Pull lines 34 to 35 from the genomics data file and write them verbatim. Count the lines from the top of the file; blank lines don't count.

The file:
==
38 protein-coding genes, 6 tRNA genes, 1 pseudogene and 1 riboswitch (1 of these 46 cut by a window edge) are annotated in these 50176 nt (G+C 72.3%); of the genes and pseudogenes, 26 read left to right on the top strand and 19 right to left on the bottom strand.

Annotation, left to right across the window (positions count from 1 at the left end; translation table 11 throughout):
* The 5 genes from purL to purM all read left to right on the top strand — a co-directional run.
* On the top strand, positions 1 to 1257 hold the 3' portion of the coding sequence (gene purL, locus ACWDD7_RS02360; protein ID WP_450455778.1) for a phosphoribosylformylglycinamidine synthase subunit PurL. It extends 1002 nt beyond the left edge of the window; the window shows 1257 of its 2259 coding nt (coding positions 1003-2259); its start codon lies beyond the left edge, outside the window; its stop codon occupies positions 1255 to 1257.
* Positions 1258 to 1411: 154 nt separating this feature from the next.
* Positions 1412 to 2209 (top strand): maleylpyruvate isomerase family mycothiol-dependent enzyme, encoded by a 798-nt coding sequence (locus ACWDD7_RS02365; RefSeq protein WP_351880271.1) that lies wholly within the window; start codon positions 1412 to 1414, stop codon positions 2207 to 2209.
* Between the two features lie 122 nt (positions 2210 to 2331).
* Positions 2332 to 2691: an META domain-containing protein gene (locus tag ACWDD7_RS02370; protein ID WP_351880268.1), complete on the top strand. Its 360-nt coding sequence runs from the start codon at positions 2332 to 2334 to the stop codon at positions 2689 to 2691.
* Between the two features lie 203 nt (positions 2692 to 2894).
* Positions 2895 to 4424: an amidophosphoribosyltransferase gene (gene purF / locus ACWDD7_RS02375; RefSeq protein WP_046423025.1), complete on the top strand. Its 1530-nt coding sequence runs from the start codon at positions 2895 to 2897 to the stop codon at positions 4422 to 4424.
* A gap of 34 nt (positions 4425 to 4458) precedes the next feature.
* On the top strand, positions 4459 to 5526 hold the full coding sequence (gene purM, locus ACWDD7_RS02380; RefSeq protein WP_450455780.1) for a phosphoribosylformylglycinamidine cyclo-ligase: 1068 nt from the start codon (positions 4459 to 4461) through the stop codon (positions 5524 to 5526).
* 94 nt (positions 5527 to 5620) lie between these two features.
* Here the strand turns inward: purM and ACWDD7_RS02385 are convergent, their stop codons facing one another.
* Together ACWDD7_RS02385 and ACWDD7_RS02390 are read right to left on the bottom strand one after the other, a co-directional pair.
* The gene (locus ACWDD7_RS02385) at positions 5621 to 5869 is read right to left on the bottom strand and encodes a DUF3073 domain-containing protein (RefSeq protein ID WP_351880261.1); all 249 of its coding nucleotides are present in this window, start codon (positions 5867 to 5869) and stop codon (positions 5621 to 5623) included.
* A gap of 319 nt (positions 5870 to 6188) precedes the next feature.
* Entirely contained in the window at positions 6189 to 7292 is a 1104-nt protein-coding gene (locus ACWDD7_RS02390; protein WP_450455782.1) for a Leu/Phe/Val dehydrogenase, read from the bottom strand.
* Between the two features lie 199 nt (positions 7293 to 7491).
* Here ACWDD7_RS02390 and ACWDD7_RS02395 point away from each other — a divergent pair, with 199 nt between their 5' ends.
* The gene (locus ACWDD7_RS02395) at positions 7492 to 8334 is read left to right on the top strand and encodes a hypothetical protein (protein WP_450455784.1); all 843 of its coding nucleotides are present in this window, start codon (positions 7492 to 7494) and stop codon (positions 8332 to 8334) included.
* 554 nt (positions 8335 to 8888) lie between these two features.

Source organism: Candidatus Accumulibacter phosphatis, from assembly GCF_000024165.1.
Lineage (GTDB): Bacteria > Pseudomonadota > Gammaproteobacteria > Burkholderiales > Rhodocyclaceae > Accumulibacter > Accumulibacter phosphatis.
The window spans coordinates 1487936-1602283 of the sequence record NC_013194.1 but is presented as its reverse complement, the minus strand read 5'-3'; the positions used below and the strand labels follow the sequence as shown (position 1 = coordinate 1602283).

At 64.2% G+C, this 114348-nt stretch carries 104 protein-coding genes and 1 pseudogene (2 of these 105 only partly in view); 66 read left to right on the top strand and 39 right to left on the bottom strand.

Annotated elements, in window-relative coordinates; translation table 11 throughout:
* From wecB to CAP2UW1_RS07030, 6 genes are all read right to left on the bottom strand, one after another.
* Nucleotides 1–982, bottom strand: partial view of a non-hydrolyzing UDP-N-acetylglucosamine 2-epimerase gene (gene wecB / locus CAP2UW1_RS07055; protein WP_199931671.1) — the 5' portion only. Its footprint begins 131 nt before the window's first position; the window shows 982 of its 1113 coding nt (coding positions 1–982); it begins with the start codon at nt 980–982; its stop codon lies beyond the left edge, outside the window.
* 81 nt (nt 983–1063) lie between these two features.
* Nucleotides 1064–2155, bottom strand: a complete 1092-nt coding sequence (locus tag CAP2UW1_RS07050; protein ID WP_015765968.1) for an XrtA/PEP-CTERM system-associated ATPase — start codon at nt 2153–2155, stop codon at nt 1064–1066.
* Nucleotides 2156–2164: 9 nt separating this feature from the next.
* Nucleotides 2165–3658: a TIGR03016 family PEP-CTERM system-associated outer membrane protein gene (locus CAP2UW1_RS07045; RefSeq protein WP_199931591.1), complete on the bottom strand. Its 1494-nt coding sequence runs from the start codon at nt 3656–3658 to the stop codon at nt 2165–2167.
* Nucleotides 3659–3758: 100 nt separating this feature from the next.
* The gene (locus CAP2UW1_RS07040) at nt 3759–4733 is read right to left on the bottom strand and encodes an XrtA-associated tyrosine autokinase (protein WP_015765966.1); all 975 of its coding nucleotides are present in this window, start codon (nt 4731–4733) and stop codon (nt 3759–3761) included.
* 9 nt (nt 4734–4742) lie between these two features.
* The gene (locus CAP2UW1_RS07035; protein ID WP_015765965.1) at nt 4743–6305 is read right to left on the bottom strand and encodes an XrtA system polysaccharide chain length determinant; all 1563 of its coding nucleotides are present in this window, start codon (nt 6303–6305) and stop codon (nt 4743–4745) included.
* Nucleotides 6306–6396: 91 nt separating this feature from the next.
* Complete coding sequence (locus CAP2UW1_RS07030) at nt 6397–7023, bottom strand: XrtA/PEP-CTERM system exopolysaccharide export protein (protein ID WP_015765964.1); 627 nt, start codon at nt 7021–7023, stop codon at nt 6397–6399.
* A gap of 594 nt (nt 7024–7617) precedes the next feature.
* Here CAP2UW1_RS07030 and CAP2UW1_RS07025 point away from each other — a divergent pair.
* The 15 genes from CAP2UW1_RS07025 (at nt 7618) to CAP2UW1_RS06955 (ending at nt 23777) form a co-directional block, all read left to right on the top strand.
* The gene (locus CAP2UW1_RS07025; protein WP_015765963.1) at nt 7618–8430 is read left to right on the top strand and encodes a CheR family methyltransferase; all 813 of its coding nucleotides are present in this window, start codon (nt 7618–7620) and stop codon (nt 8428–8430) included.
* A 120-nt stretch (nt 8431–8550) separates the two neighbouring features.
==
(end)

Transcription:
* Nucleotides 3659–3758: 100 nt separating this feature from the next.
* The gene (locus CAP2UW1_RS07040) at nt 3759–4733 is read right to left on the bottom strand and encodes an XrtA-associated tyrosine autokinase (protein WP_015765966.1); all 975 of its coding nucleotides are present in this window, start codon (nt 4731–4733) and stop codon (nt 3759–3761) included.